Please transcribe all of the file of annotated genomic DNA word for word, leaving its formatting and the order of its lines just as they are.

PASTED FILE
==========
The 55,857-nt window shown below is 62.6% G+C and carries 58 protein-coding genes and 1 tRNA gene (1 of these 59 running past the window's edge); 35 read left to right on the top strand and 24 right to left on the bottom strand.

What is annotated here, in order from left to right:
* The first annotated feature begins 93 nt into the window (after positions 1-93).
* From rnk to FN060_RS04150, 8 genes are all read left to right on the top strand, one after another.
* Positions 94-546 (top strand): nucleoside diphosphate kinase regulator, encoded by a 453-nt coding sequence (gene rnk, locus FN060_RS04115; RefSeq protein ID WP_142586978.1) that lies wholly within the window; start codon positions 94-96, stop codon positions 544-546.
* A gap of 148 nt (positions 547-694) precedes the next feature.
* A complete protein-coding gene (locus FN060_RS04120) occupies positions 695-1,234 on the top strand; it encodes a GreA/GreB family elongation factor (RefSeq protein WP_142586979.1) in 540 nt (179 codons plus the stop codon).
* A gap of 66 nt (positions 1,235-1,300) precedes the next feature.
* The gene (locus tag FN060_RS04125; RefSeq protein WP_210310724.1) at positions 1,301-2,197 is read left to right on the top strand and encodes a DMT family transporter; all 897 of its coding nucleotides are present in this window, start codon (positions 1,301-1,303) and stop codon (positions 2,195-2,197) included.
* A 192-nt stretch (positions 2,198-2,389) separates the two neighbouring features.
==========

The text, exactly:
The 55,857-nt window shown below is 62.6% G+C and carries 58 protein-coding genes and 1 tRNA gene (1 of these 59 running past the window's edge); 35 read left to right on the top strand and 24 right to left on the bottom strand.

What is annotated here, in order from left to right:
* The first annotated feature begins 93 nt into the window (after positions 1-93).
* From rnk to FN060_RS04150, 8 genes are all read left to right on the top strand, one after another.
* Positions 94-546 (top strand): nucleoside diphosphate kinase regulator, encoded by a 453-nt coding sequence (gene rnk, locus FN060_RS04115; RefSeq protein ID WP_142586978.1) that lies wholly within the window; start codon positions 94-96, stop codon positions 544-546.
* A gap of 148 nt (positions 547-694) precedes the next feature.
* A complete protein-coding gene (locus FN060_RS04120) occupies positions 695-1,234 on the top strand; it encodes a GreA/GreB family elongation factor (RefSeq protein WP_142586979.1) in 540 nt (179 codons plus the stop codon).
* A gap of 66 nt (positions 1,235-1,300) precedes the next feature.
* The gene (locus tag FN060_RS04125; RefSeq protein WP_210310724.1) at positions 1,301-2,197 is read left to right on the top strand and encodes a DMT family transporter; all 897 of its coding nucleotides are present in this window, start codon (positions 1,301-1,303) and stop codon (positions 2,195-2,197) included.
* A 192-nt stretch (positions 2,198-2,389) separates the two neighbouring features.